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Title: Chromium in Groundwater beneath Los Alamos National Laboratory

Authors:
 [1]
  1. Los Alamos National Laboratory
Publication Date:
Research Org.:
Los Alamos National Lab. (LANL), Los Alamos, NM (United States)
Sponsoring Org.:
USDOE Office of Environmental Management (EM)
OSTI Identifier:
1351250
Report Number(s):
LA-UR-17-22577
DOE Contract Number:
AC52-06NA25396
Resource Type:
Conference
Resource Relation:
Conference: Meeting with Yasuhiro Nakai ; 2017-03-27 - 2017-03-27 ; Los Alamos, New Mexico, United States
Country of Publication:
United States
Language:
English
Subject:
Environmental Protection

Citation Formats

Katzman, Danny. Chromium in Groundwater beneath Los Alamos National Laboratory. United States: N. p., 2017. Web.
Katzman, Danny. Chromium in Groundwater beneath Los Alamos National Laboratory. United States.
Katzman, Danny. Thu . "Chromium in Groundwater beneath Los Alamos National Laboratory". United States. doi:. https://www.osti.gov/servlets/purl/1351250.
@article{osti_1351250,
title = {Chromium in Groundwater beneath Los Alamos National Laboratory},
author = {Katzman, Danny},
abstractNote = {},
doi = {},
journal = {},
number = ,
volume = ,
place = {United States},
year = {Thu Mar 30 00:00:00 EDT 2017},
month = {Thu Mar 30 00:00:00 EDT 2017}
}

Conference:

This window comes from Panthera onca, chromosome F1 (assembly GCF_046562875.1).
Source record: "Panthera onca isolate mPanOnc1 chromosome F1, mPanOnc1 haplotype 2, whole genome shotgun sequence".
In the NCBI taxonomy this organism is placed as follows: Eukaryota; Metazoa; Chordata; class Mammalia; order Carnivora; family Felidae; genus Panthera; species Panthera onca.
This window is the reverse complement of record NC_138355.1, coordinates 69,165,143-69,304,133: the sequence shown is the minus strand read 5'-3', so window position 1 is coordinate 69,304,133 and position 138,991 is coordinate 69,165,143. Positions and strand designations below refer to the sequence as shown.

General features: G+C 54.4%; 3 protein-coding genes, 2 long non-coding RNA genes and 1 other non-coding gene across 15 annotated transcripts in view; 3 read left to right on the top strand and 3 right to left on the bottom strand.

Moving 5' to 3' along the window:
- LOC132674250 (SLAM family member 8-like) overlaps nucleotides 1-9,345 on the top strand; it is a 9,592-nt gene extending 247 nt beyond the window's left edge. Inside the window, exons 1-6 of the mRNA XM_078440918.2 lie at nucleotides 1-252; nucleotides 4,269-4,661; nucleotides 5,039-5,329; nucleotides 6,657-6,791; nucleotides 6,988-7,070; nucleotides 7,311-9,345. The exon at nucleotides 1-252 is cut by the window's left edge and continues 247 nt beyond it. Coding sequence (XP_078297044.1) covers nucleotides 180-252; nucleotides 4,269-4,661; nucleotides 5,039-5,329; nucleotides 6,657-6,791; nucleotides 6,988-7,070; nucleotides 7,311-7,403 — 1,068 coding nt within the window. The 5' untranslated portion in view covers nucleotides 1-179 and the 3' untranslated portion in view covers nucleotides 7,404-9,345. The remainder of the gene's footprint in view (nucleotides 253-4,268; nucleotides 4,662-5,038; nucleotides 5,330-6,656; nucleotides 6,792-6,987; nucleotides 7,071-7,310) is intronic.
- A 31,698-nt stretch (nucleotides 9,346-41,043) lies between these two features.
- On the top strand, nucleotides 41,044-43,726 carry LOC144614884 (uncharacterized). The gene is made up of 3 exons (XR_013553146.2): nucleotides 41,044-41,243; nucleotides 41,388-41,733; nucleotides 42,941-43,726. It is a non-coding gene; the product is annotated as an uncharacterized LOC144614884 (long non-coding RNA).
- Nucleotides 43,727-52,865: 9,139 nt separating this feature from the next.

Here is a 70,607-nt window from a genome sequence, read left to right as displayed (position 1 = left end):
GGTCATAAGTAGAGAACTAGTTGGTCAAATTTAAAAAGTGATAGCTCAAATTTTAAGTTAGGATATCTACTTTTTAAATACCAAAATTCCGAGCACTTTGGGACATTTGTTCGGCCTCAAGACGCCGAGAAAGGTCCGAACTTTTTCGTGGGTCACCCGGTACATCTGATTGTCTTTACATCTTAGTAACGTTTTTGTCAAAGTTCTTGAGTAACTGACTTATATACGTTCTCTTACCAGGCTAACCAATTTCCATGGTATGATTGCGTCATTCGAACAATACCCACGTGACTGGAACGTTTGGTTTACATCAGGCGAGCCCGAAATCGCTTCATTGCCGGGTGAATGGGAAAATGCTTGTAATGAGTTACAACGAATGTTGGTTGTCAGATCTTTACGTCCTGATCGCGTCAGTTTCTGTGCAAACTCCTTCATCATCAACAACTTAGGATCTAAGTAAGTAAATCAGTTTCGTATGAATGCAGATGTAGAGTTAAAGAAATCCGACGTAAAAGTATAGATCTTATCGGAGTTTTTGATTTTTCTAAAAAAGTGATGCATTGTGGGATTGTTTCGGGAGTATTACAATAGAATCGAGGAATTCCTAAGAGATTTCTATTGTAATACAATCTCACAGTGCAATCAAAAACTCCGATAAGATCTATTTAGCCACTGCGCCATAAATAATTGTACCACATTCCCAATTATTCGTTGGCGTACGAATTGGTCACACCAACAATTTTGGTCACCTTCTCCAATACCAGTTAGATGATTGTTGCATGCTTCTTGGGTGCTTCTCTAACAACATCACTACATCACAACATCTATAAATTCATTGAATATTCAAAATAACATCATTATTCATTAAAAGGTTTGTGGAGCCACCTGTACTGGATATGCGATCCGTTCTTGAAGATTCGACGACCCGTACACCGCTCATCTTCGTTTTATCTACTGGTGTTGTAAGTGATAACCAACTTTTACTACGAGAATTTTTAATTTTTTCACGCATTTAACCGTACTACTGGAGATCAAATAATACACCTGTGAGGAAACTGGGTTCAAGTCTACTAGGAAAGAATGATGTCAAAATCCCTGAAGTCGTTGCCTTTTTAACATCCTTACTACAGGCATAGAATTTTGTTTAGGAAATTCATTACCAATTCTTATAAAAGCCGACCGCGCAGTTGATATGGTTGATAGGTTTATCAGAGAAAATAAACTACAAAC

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  • Numerical simulations are used to predict the migration of radionuclides from the disposal units at Material Disposal Area G through the vadose zone and into the main aquifer in support of a radiological performance assessment and composite analysis for the site. The calculations are performed with the finite element code, FEHM. The transport of nuclides through the vadose zone is computed using a three-dimensional model that describes the complex mesa top geology of the site. The model incorporates the positions and inventories of thirty-four disposal pits and four shaft fields located at Area G as well as those of proposedmore » future pits and shafts. Only three nuclides, C-14, Tc-99, and I-129, proved to be of concern for the groundwater pathway over a 10,000-year period. The spatial and temporal flux of these three nuclides from the vadose zone is applied as a source term for the three-dimensional saturated zone model of the main aquifer that underlies the site. The movement of these nuclides in the aquifer to a downstream location is calculated, and aquifer concentrations are converted to doses. Doses related to aquifer concentrations are six or more orders of magnitude lower than allowable Department of Energy performance objectives for low-level radioactive waste sites. Numerical studies were used to better understand vadose-zone flow through the dry mesa-top environment at Area G. These studies helped define the final model used to model flow and transport through the vadose zone. The study of transient percolation indicates that a steady flow vadose-zone model is adequate for computing contaminant flux to the aquifer. The fracture flow studies and the investigation of the effect of basalt and pumice properties helped us define appropriate hydrologic properties for the modeling. Finally, the evaporation study helped to justify low infiltration rates.« less
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